Remember the Greek myth about SisyphusGreek myth about Sisyphus? He was cursed by the gods to push a huge boulder up a mountain, only to have it roll back down again just before he reached the top. Over and over. Forever. I’m guessing you know the feeling. But here’s the part the Greeks left out. If […]

How to work less, have more, and get that rock up the mountain How to work less, have more, and get that rock up the mountain

Remember the Greek myth about SisyphusGreek myth about Sisyphus? He was cursed by the gods to push a huge boulder up a mountain, only to have it roll back down again just before he reached the top. Over and over. Forever.

I’m guessing you know the feeling.

But here’s the part the Greeks left out. If Sisyphus had just let go of that boulder and taken a moment to look around him, he might have put an end to his everlasting torment.

As a leader, you already have access to a limitless amount of untapped potential. It’s right in front of you—but if you’re too focused on doing, on pushing that boulder up the hill, you’ll never see it.

What tools can you leverage to get the job done? I’ll bet there’s a boulder-lifting machine (in the form of your process, your systems, and—most importantly—your team) right next to you, ready and willing to get that rock to the top of the hill for good.

All they need to get the job done is a leader who’s willing to stop pushing long enough to coach them.

When you approach your role as a coach to your leaders, you have access to limitless resources.

One of your core responsibilities is to elicit the very best from your team.

When they come to you for guidance, when you can help them become aware of what’s really going on, it empowers them to come up with long-lasting solutions and dissolves non-issues.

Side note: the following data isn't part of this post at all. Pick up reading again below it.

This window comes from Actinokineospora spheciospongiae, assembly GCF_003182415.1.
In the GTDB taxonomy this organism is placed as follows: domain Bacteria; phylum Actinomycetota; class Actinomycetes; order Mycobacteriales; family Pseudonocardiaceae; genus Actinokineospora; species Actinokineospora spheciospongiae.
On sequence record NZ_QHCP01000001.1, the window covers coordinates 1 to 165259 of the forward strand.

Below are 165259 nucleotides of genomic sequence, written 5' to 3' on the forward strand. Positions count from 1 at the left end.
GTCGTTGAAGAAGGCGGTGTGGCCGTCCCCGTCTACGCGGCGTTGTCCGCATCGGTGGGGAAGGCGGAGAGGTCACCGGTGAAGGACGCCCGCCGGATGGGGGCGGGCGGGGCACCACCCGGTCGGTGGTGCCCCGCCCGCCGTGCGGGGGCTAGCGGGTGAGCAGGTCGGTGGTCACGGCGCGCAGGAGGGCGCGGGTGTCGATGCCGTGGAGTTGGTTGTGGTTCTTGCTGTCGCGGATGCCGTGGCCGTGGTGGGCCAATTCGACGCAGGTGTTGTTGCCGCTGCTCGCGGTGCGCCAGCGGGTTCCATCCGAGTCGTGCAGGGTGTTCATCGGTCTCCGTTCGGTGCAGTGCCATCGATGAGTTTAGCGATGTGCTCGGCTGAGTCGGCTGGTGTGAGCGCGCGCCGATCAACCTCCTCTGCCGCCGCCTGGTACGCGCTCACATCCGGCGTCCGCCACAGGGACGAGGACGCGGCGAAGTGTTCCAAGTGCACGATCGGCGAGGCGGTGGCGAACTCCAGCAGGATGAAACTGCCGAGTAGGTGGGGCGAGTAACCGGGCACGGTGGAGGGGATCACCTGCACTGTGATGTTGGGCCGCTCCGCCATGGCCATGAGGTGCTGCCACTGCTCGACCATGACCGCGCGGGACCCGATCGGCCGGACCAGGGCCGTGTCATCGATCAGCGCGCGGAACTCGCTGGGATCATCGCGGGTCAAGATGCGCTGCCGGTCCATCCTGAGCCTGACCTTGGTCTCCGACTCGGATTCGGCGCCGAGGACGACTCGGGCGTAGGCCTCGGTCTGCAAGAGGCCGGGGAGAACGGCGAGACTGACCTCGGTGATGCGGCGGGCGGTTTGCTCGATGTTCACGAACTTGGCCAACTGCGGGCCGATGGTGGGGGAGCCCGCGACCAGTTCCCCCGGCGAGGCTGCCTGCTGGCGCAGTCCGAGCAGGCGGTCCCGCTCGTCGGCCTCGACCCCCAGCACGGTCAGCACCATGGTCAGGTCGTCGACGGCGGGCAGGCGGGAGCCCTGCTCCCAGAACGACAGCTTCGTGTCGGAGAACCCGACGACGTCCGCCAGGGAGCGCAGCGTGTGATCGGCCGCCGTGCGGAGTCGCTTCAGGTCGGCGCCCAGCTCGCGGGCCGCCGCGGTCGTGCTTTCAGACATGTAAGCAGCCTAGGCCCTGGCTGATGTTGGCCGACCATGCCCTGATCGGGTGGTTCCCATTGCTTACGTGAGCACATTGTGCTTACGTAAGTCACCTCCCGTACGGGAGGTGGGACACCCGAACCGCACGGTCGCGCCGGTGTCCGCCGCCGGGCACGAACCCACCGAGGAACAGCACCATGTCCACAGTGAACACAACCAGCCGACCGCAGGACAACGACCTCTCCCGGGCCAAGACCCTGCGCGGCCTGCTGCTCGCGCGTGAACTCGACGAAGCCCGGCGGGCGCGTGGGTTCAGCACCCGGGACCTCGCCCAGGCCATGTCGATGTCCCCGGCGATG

The equivalent of pushing the boulder up the hill? Solving problems for your team, rather than using them as opportunities for coaching and development.

The magic rock-lifting machine that gets you better results in less time? Your shift as a leader to a coaching mindset.

This involves questions like:

“What’s really going on here?”

“What have you tried already?”

“What is getting in the way?”

“How do you think we should solve this problem?”

Through coaching, you give your peeps the space to understand the situation, or what’s really going on.

By asking open-ended questions (What, Where, When, Who, How) like the ones I share above, you encourage your team to find their own answers. Or—taking it back to the metaphor—you get them to engage so that you all get the rock up the hill together. (Don’t be like Sisyphus.)

People can then get to, Oh… I actually need help with this [other, underlying issue]. It’s really about this piece.

Rather than positioning yourself as the one with the answers, as a coach, you hand that responsibility back to your team—as well as equip them with the tools they need to find those answers for themselves, and coach their own teams.

A coaching mindset is a superpower that allows your team to tap their own superpowers.

You now have limitless resources and true sustainability as a leader.

So next time you find yourself feeling like Sisyphus, do what he never did. Let go of the boulder, and take stock of what’s around you.  The more you leverage your interpersonal skills and act as their coach, the more of your own time you win back, and the better you can be in your role at the helm.

This is a key part of the framework we share with our clients at MettaWorks. In addition to receiving coaching themselves, they learn how to be a coach to their people.

If you’re ready to step into sustainable leadership, if you are ready for your team to become a limitless resource, let’s talk. Click hereClick here to schedule a complimentary call with one of our coaches.